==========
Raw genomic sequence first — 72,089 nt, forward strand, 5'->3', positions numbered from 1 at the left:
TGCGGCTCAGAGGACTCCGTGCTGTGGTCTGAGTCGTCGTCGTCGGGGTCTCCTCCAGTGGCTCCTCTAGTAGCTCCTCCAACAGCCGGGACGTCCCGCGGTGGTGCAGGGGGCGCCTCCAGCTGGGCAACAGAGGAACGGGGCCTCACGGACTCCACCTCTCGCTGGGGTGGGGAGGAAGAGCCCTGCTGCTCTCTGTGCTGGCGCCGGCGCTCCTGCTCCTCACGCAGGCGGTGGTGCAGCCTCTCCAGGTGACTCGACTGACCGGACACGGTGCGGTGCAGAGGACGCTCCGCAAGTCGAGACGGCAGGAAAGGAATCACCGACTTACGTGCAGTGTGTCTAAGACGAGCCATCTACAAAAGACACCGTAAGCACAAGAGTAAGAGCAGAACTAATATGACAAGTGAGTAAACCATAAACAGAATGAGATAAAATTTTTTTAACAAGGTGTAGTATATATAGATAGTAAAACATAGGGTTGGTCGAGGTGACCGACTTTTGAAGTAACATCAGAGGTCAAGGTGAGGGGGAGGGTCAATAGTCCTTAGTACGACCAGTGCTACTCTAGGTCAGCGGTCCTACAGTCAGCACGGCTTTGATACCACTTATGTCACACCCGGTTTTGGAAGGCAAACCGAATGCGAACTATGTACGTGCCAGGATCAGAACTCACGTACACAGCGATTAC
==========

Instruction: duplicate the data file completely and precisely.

Raw genomic sequence first — 72,089 nt, forward strand, 5'->3', positions numbered from 1 at the left:
TGCGGCTCAGAGGACTCCGTGCTGTGGTCTGAGTCGTCGTCGTCGGGGTCTCCTCCAGTGGCTCCTCTAGTAGCTCCTCCAACAGCCGGGACGTCCCGCGGTGGTGCAGGGGGCGCCTCCAGCTGGGCAACAGAGGAACGGGGCCTCACGGACTCCACCTCTCGCTGGGGTGGGGAGGAAGAGCCCTGCTGCTCTCTGTGCTGGCGCCGGCGCTCCTGCTCCTCACGCAGGCGGTGGTGCAGCCTCTCCAGGTGACTCGACTGACCGGACACGGTGCGGTGCAGAGGACGCTCCGCAAGTCGAGACGGCAGGAAAGGAATCACCGACTTACGTGCAGTGTGTCTAAGACGAGCCATCTACAAAAGACACCGTAAGCACAAGAGTAAGAGCAGAACTAATATGACAAGTGAGTAAACCATAAACAGAATGAGATAAAATTTTTTTAACAAGGTGTAGTATATATAGATAGTAAAACATAGGGTTGGTCGAGGTGACCGACTTTTGAAGTAACATCAGAGGTCAAGGTGAGGGGGAGGGTCAATAGTCCTTAGTACGACCAGTGCTACTCTAGGTCAGCGGTCCTACAGTCAGCACGGCTTTGATACCACTTATGTCACACCCGGTTTTGGAAGGCAAACCGAATGCGAACTATGTACGTGCCAGGATCAGAACTCACGTACACAGCGATTAC